“Today, we have a draft text that covers the main issues, but there are still a number of brackets and blank spaces in that text,” he said, adding that some of those gaps are concentrated around “issues such as enrichment capacity at the Natanz enrichment facility.”

“Diplomacy takes time, and persistence is needed to determine whether we can achieve our objectives peacefully. To turn our back prematurely on diplomatic efforts when significant progress has been made would deny ourselves the ability to achieve our objectives peacefully, and to maintain the international unity that we have built. While we’ve made clear that no deal is better than a bad deal, the very real prospect of reaching a good agreement that achieves our objectives necessitates that we seek more time,” Kerry continued.

The Nov. 24 date was picked because it’s exactly one year since the initial agreement was finalized in Geneva. Kerry argued the extension is “warranted by the progress we’ve made and the path forward we can envision.”

The U.S. “will continue to suspend the sanctions we agreed to under the JPOA and will allow Iran access to $2.8 billion dollars of its restricted assets, the four-month prorated amount of the original JPOA commitment,” he said.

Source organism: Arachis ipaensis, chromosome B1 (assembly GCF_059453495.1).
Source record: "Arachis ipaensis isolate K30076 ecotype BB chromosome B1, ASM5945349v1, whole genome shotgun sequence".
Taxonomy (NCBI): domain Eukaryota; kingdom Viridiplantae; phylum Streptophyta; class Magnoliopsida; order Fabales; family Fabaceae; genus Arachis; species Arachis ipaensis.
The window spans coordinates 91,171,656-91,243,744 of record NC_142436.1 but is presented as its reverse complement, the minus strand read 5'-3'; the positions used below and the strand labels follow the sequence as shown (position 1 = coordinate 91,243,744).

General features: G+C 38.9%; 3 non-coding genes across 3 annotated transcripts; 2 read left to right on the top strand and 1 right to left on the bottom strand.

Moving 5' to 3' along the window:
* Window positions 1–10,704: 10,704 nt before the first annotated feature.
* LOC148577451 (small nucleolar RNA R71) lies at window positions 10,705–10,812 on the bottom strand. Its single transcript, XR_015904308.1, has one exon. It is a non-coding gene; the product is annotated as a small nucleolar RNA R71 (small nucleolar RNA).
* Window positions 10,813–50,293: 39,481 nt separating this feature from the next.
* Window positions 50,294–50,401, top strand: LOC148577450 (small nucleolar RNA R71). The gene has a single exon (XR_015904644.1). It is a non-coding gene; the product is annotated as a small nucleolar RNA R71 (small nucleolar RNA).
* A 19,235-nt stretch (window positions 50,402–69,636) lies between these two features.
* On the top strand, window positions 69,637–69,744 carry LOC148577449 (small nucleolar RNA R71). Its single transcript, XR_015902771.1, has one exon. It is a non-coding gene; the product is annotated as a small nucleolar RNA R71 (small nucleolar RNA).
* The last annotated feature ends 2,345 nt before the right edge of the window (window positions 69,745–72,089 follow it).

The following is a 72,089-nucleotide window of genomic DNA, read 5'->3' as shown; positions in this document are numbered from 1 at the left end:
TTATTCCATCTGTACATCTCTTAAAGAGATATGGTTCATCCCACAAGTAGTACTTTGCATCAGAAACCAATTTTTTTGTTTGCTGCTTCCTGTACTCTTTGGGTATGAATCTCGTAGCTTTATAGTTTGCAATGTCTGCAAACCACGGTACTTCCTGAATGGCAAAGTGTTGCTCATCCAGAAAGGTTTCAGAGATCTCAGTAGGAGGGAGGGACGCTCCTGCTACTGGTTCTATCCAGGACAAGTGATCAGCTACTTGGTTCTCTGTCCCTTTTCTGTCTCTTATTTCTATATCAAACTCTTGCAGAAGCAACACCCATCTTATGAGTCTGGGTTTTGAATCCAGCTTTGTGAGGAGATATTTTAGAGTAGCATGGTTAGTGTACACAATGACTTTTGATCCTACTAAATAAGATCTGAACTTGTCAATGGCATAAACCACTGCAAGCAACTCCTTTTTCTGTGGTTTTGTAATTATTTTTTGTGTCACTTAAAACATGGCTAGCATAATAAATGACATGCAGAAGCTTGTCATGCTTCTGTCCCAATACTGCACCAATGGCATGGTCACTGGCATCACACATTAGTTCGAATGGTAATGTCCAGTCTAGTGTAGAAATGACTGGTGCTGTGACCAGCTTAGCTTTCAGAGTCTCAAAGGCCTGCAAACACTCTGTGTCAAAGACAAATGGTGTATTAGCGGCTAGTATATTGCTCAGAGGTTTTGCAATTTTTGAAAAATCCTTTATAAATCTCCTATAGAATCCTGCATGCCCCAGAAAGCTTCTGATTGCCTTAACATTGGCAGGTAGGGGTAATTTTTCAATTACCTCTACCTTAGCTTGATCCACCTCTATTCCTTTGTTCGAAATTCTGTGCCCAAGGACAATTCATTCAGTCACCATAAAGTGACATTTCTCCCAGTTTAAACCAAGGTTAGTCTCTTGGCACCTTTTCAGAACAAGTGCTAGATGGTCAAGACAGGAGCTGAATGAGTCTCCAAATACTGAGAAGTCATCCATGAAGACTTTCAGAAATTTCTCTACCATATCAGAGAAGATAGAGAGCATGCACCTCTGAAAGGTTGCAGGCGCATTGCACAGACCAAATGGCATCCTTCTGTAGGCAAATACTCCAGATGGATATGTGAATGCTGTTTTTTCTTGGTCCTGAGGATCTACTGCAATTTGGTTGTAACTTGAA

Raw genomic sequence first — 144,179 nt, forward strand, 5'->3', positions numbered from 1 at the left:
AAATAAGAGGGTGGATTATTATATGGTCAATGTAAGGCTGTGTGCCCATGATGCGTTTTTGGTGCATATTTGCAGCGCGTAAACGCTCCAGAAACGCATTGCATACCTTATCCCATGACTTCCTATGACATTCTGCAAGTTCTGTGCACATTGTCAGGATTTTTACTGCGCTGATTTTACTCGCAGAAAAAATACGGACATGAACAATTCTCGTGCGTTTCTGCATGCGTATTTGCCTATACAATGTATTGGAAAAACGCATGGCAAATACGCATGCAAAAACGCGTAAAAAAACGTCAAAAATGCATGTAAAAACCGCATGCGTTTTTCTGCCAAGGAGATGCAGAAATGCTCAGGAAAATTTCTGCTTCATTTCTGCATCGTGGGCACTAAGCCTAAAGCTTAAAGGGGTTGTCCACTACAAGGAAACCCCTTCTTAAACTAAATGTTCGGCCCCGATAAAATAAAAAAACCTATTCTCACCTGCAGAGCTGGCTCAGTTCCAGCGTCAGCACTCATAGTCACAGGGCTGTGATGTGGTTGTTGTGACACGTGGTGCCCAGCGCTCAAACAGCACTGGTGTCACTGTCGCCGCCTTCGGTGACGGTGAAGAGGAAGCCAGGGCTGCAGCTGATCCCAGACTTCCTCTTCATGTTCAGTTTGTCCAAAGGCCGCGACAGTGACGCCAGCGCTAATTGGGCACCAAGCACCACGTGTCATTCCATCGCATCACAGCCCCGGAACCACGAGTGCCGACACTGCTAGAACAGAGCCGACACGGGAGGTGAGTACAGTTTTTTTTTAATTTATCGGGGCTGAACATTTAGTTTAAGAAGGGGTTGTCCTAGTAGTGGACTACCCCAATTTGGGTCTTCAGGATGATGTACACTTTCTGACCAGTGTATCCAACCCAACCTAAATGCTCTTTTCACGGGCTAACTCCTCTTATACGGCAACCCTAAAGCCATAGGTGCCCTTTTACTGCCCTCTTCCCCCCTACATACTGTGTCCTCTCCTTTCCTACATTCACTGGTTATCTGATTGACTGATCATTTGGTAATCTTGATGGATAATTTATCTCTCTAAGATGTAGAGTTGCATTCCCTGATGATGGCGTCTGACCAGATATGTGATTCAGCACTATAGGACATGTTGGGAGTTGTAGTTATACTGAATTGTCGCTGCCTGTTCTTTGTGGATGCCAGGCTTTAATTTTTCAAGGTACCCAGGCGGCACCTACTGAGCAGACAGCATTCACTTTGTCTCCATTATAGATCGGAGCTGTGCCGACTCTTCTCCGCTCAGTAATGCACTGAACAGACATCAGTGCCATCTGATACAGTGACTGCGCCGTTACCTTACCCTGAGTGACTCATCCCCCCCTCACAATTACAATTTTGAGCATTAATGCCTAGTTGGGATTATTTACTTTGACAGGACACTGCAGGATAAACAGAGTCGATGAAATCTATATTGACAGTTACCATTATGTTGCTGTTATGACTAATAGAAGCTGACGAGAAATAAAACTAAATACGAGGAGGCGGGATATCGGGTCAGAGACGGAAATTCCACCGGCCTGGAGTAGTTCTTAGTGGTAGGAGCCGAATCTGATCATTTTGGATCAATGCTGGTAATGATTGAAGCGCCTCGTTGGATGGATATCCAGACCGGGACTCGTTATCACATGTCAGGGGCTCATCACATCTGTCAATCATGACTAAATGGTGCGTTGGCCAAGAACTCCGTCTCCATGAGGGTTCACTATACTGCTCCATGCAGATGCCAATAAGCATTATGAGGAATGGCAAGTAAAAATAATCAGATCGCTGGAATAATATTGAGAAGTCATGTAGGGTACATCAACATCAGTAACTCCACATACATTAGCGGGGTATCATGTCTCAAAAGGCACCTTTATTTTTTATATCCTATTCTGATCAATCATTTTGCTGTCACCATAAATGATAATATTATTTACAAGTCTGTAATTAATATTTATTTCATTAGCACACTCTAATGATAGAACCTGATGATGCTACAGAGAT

Kerry was quickly booked on all five Sunday morning news shows.

Iranian President Hassan Rouhani said Thursday that Tehran would be open to an extension “if it becomes clear that the opposite side respects the Iranian nation’s rights and viewpoints within the framework of international law.”

Senate Foreign Relations Committee Chairman Robert Menendez (D-N.J.) on the floor of the upper chamber this week noted the “same obfuscation, same Iranian tactics we’ve seen for decades … that’s not an endgame – that’s a nonstarter.”

Menendez stressed that the only acceptable agreement is one that would set off alarm bells if Iran tries to attain nuclear weapons capability over the next 20 to 30 years.

Along with Sen. Lindsey Graham (R-S.C.), Menendez circulated a letter to President Obama around the Senate this week to gather signatures on the need for a tough stance against Tehran, touching off a lobbying battle of sorts with pro-Iranian groups.

House Foreign Affairs Committee Chairman Ed Royce (R-Calif.) said tonight the extension sounds like anything but the “progress” claimed by Kerry.

“It looks like the Iranians won extra time with a good cop-bad cop routine, backing off the Supreme Leader’s absurd claim for 190,000 centrifuges,” Royce said. “This tells me Iran, with centrifuges spinning, thinks time is on its side. Increased economic pressure would strengthen our hand, but the administration opposes it. It should welcome congressional efforts to ratchet up the economic pressure on Iran.”

“Any deal should be graded on its technical merits, not in the hopes of a partnership with Iran on Iraq and other issues, as some have argued,” the chairman added. “Iran’s terrorist-backing activities, including illicitly shipping missiles to Hamas, demands even higher standards of verification for any deal. Everything about Iran’s nuclear program signals ‘nuclear bomb,’ yesterday, today, and I worry tomorrow.”